Olympia move splits fair-goers

Olympia move splits fair-goers

There were packed aisles at the first London Book Fair at Olympia since 2005, with many fair-goers praising the venue. Others, however, were less than satisfied with signage and transportation, and said the current venue was “hard to navigate”.   

Johnson & Alcock agent Ed Wilson said: “For a younger generation the move to Olympia feels new and a step forwards; for the old guard I know it feels like a step back, although preferable to ExCeL. But change is always good.”

Little, Brown deputy c.e.o. David Shelley agreed. “I feel very positive about this move and that is the sense I have generally,” he said. “Change is good for the fair, but equally it is a change that still makes the fair pretty accessible for most people—unlike some alternatives.”

However, Olympia has not been welcomed by all. Children’s publishers in particular are concerned about the signage; many are located upstairs in West Hall Upper, away from the Grand Hall.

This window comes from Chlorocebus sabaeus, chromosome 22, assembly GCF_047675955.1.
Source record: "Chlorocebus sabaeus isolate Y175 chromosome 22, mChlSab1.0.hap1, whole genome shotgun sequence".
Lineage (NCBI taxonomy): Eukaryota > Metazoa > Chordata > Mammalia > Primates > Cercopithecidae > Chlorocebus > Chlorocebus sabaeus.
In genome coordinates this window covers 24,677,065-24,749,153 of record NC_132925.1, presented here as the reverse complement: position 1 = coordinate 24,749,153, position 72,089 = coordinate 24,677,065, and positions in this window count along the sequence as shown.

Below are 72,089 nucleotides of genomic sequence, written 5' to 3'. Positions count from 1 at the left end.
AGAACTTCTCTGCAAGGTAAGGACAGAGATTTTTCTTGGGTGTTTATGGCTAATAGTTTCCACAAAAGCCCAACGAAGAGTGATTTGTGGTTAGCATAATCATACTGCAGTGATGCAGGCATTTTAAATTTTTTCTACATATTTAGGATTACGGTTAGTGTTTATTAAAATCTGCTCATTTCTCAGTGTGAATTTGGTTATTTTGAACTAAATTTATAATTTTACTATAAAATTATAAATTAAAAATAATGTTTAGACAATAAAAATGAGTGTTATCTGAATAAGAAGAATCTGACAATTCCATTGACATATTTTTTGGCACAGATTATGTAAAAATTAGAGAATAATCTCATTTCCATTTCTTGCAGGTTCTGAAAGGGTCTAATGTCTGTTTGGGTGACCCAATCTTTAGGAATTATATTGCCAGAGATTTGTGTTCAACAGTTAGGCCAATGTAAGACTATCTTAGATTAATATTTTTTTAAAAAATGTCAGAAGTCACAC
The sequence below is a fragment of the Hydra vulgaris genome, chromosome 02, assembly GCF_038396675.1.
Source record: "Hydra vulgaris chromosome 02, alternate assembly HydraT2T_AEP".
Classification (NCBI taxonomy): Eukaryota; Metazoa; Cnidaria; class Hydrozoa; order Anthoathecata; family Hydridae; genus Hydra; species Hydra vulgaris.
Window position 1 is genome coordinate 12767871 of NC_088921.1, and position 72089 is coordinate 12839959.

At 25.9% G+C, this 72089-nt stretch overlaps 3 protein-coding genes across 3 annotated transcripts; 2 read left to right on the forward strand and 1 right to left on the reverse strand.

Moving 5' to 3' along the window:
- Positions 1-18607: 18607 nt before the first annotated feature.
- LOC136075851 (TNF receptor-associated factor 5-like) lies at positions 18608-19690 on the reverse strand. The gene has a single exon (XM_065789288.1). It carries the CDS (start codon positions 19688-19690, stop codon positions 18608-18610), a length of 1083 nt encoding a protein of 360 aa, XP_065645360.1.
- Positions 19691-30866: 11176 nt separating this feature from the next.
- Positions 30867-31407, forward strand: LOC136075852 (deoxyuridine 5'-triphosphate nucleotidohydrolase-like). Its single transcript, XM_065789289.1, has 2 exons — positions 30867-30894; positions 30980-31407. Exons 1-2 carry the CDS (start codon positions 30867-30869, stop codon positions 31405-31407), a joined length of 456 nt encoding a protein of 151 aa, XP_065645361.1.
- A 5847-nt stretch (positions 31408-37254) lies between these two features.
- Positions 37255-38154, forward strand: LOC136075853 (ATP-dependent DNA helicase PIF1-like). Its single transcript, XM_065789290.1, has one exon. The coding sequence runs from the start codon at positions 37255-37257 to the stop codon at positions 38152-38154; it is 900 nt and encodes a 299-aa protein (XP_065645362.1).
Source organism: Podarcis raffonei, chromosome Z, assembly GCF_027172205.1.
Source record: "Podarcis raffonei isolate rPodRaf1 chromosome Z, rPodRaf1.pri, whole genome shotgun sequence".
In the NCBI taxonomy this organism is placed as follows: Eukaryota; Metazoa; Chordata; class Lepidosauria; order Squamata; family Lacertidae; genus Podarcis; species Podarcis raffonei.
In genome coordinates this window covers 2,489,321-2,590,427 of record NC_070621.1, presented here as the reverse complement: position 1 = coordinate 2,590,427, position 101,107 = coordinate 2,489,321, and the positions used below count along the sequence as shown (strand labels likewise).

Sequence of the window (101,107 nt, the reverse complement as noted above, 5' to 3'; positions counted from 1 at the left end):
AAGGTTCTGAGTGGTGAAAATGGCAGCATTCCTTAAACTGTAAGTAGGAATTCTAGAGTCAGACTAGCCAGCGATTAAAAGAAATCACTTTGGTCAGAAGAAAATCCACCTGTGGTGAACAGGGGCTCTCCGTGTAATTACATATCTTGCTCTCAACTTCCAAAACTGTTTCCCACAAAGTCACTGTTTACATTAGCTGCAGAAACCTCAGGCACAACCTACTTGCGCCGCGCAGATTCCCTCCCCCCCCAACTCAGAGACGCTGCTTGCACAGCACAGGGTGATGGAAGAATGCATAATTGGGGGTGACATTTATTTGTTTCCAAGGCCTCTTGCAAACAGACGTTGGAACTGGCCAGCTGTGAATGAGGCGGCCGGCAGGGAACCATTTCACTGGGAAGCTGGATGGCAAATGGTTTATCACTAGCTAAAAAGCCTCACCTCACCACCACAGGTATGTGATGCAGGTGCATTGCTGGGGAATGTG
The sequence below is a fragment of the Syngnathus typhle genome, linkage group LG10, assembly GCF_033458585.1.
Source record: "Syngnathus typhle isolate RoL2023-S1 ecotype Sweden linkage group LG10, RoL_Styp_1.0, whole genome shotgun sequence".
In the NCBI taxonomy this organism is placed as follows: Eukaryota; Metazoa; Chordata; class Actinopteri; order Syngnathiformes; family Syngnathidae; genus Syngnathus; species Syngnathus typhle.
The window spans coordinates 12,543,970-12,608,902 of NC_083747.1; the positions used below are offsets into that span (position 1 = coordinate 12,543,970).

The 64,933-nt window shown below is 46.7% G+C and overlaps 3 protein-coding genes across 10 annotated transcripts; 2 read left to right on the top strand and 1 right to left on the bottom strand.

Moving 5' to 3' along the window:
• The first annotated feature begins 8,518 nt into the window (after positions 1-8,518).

Catherine Bell, co-m.d. of Scholastic UK said: “So far it’s been busy and it’s a nice area, but we need better signage to get people to come here.” 

Liz Leask, sales and marketing manager at Priddy Books, agreed: “The signage to find the children’s area is lacking, so finding us is an issue. A lot of us would prefer to be with the adult publishers. Downstairs is very busy and it is a lot quieter up here.”   

Elaine McQuade, head of children’s marketing and publicity at OUP, described the new venue as “hard to navigate”, adding: “The transport is extremely difficult.”

In the Grand Hall, others have taken a “wait and see” approach. Lonely Planet will “monitor what impact the change in location will have, not just on meetings, but on people dropping by [the stand] over the next few days”, its head of sales Neil Manders explained. 

He added: “We were initially a little nervous about the move and a new location, but after a little bit of apprehension about how quiet it was when we first arrived, we’re feeling satisfied.”

A handful of companies have decided not to exhibit. Pearson said it had “reduced [its] presence at LBF” this year by not taking a stand, as has women’s fiction publisher Choc Lit, which has decided not to exhibit at LBF for this first time in its six-year history. “The move to Olympia hasn’t worked . . . we weren’t able to secure a suitable position, so we decided to move the budget to Frankfurt,” Choc Lit m.d. Lyn Vernham said.